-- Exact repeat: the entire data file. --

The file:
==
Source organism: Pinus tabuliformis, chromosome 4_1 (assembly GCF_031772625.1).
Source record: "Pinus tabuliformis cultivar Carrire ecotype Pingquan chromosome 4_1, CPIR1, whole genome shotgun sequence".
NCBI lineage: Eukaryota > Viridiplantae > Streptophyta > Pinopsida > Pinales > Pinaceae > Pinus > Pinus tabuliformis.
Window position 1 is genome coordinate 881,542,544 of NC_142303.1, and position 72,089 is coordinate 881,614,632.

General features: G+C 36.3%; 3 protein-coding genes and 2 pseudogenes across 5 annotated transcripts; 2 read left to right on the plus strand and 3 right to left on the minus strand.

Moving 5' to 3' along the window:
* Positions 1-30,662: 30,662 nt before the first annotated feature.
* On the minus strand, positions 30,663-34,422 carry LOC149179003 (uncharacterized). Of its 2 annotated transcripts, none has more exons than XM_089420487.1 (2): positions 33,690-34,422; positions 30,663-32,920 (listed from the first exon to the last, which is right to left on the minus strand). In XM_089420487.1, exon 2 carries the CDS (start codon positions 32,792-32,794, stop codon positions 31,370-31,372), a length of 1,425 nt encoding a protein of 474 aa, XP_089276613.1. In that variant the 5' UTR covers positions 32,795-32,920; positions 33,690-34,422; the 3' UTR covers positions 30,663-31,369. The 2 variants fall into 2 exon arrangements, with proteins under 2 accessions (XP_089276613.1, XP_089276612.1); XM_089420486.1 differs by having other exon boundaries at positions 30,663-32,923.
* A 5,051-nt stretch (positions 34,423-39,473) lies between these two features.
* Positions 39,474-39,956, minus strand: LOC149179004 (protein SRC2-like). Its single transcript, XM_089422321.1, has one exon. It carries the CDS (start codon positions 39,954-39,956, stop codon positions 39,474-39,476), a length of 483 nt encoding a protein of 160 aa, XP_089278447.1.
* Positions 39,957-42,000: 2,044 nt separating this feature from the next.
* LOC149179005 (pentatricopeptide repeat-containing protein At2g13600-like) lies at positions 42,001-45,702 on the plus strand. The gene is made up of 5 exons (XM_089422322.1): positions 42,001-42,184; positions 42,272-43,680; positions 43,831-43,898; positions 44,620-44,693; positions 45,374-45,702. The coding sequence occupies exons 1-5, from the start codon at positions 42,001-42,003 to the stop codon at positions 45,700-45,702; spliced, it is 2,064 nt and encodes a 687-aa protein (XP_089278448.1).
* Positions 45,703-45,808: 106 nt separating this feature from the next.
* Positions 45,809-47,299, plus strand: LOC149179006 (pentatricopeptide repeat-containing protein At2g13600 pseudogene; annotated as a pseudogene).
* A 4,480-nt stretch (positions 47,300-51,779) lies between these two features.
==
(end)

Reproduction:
Source organism: Pinus tabuliformis, chromosome 4_1 (assembly GCF_031772625.1).
Source record: "Pinus tabuliformis cultivar Carrire ecotype Pingquan chromosome 4_1, CPIR1, whole genome shotgun sequence".
NCBI lineage: Eukaryota > Viridiplantae > Streptophyta > Pinopsida > Pinales > Pinaceae > Pinus > Pinus tabuliformis.
Window position 1 is genome coordinate 881,542,544 of NC_142303.1, and position 72,089 is coordinate 881,614,632.

General features: G+C 36.3%; 3 protein-coding genes and 2 pseudogenes across 5 annotated transcripts; 2 read left to right on the plus strand and 3 right to left on the minus strand.

Moving 5' to 3' along the window:
* Positions 1-30,662: 30,662 nt before the first annotated feature.
* On the minus strand, positions 30,663-34,422 carry LOC149179003 (uncharacterized). Of its 2 annotated transcripts, none has more exons than XM_089420487.1 (2): positions 33,690-34,422; positions 30,663-32,920 (listed from the first exon to the last, which is right to left on the minus strand). In XM_089420487.1, exon 2 carries the CDS (start codon positions 32,792-32,794, stop codon positions 31,370-31,372), a length of 1,425 nt encoding a protein of 474 aa, XP_089276613.1. In that variant the 5' UTR covers positions 32,795-32,920; positions 33,690-34,422; the 3' UTR covers positions 30,663-31,369. The 2 variants fall into 2 exon arrangements, with proteins under 2 accessions (XP_089276613.1, XP_089276612.1); XM_089420486.1 differs by having other exon boundaries at positions 30,663-32,923.
* A 5,051-nt stretch (positions 34,423-39,473) lies between these two features.
* Positions 39,474-39,956, minus strand: LOC149179004 (protein SRC2-like). Its single transcript, XM_089422321.1, has one exon. It carries the CDS (start codon positions 39,954-39,956, stop codon positions 39,474-39,476), a length of 483 nt encoding a protein of 160 aa, XP_089278447.1.
* Positions 39,957-42,000: 2,044 nt separating this feature from the next.
* LOC149179005 (pentatricopeptide repeat-containing protein At2g13600-like) lies at positions 42,001-45,702 on the plus strand. The gene is made up of 5 exons (XM_089422322.1): positions 42,001-42,184; positions 42,272-43,680; positions 43,831-43,898; positions 44,620-44,693; positions 45,374-45,702. The coding sequence occupies exons 1-5, from the start codon at positions 42,001-42,003 to the stop codon at positions 45,700-45,702; spliced, it is 2,064 nt and encodes a 687-aa protein (XP_089278448.1).
* Positions 45,703-45,808: 106 nt separating this feature from the next.
* Positions 45,809-47,299, plus strand: LOC149179006 (pentatricopeptide repeat-containing protein At2g13600 pseudogene; annotated as a pseudogene).
* A 4,480-nt stretch (positions 47,300-51,779) lies between these two features.